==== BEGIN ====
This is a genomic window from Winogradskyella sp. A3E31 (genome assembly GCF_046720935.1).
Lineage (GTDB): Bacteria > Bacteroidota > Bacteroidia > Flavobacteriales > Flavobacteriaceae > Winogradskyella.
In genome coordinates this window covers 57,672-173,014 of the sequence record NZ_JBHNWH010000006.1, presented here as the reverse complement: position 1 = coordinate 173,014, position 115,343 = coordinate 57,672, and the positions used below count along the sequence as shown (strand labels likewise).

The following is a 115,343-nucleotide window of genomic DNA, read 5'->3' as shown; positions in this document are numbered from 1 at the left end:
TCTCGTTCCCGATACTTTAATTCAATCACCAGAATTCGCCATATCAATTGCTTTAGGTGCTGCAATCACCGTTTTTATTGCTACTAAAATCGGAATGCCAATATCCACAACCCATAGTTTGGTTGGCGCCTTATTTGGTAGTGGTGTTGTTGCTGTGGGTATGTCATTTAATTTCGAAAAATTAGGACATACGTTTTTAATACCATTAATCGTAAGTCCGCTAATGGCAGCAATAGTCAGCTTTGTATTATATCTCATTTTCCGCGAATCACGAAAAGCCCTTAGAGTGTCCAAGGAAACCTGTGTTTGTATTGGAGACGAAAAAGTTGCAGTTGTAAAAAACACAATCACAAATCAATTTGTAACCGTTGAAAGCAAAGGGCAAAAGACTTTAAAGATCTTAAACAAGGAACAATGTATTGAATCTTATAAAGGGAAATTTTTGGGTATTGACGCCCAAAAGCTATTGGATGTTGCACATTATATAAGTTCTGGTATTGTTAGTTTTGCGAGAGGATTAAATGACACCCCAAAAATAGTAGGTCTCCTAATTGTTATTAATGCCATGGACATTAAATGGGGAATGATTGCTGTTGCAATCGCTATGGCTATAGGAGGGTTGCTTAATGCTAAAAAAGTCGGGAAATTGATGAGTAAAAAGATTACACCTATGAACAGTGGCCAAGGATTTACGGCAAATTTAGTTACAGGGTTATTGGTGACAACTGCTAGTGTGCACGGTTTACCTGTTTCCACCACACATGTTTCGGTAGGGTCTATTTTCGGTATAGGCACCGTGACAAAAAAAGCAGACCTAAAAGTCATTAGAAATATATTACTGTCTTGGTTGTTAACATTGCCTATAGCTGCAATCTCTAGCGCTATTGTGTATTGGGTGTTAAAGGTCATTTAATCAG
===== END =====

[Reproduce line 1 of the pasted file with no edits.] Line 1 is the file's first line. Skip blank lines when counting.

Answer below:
This is a genomic window from Winogradskyella sp. A3E31 (genome assembly GCF_046720935.1).